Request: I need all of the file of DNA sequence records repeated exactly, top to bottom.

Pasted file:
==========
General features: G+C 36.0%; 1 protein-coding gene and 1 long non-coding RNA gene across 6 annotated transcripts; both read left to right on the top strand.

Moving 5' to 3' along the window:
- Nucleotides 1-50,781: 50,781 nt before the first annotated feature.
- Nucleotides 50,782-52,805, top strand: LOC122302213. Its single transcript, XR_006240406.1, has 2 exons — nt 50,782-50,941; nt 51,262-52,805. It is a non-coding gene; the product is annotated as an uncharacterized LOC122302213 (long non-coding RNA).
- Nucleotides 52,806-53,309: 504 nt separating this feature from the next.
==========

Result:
General features: G+C 36.0%; 1 protein-coding gene and 1 long non-coding RNA gene across 6 annotated transcripts; both read left to right on the top strand.

Moving 5' to 3' along the window:
- Nucleotides 1-50,781: 50,781 nt before the first annotated feature.
- Nucleotides 50,782-52,805, top strand: LOC122302213. Its single transcript, XR_006240406.1, has 2 exons — nt 50,782-50,941; nt 51,262-52,805. It is a non-coding gene; the product is annotated as an uncharacterized LOC122302213 (long non-coding RNA).
- Nucleotides 52,806-53,309: 504 nt separating this feature from the next.